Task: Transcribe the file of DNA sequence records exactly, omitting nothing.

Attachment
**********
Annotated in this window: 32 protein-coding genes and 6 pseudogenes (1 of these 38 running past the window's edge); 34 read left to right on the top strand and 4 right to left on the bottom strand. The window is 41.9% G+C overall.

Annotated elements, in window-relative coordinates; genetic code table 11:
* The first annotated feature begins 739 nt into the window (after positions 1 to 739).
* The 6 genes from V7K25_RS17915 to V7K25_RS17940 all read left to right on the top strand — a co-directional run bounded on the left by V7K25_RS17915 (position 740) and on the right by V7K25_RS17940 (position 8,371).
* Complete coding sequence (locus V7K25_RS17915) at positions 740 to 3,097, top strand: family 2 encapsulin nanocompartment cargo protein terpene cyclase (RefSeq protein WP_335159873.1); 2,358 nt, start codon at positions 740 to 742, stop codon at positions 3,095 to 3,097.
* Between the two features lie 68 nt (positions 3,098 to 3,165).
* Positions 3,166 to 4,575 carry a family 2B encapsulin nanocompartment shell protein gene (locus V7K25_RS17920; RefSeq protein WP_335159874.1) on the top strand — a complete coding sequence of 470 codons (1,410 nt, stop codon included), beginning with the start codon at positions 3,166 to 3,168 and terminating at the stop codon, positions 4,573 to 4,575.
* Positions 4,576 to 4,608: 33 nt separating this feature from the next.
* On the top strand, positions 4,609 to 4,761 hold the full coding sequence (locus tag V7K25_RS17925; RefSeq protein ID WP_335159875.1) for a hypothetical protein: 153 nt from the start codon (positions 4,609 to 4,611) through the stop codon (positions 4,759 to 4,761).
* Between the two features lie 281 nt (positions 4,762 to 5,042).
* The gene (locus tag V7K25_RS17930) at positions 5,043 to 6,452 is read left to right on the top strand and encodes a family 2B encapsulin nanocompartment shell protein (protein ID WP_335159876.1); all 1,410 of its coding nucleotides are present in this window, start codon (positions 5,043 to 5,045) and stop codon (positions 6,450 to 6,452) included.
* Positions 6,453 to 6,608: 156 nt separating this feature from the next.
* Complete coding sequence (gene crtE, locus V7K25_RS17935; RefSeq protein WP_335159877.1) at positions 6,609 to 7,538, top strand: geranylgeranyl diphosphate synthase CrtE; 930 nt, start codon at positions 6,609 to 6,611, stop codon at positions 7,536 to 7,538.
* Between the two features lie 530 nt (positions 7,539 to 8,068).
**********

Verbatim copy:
Annotated in this window: 32 protein-coding genes and 6 pseudogenes (1 of these 38 running past the window's edge); 34 read left to right on the top strand and 4 right to left on the bottom strand. The window is 41.9% G+C overall.

Annotated elements, in window-relative coordinates; genetic code table 11:
* The first annotated feature begins 739 nt into the window (after positions 1 to 739).
* The 6 genes from V7K25_RS17915 to V7K25_RS17940 all read left to right on the top strand — a co-directional run bounded on the left by V7K25_RS17915 (position 740) and on the right by V7K25_RS17940 (position 8,371).
* Complete coding sequence (locus V7K25_RS17915) at positions 740 to 3,097, top strand: family 2 encapsulin nanocompartment cargo protein terpene cyclase (RefSeq protein WP_335159873.1); 2,358 nt, start codon at positions 740 to 742, stop codon at positions 3,095 to 3,097.
* Between the two features lie 68 nt (positions 3,098 to 3,165).
* Positions 3,166 to 4,575 carry a family 2B encapsulin nanocompartment shell protein gene (locus V7K25_RS17920; RefSeq protein WP_335159874.1) on the top strand — a complete coding sequence of 470 codons (1,410 nt, stop codon included), beginning with the start codon at positions 3,166 to 3,168 and terminating at the stop codon, positions 4,573 to 4,575.
* Positions 4,576 to 4,608: 33 nt separating this feature from the next.
* On the top strand, positions 4,609 to 4,761 hold the full coding sequence (locus tag V7K25_RS17925; RefSeq protein ID WP_335159875.1) for a hypothetical protein: 153 nt from the start codon (positions 4,609 to 4,611) through the stop codon (positions 4,759 to 4,761).
* Between the two features lie 281 nt (positions 4,762 to 5,042).
* The gene (locus tag V7K25_RS17930) at positions 5,043 to 6,452 is read left to right on the top strand and encodes a family 2B encapsulin nanocompartment shell protein (protein ID WP_335159876.1); all 1,410 of its coding nucleotides are present in this window, start codon (positions 5,043 to 5,045) and stop codon (positions 6,450 to 6,452) included.
* Positions 6,453 to 6,608: 156 nt separating this feature from the next.
* Complete coding sequence (gene crtE, locus V7K25_RS17935; RefSeq protein WP_335159877.1) at positions 6,609 to 7,538, top strand: geranylgeranyl diphosphate synthase CrtE; 930 nt, start codon at positions 6,609 to 6,611, stop codon at positions 7,536 to 7,538.
* Between the two features lie 530 nt (positions 7,539 to 8,068).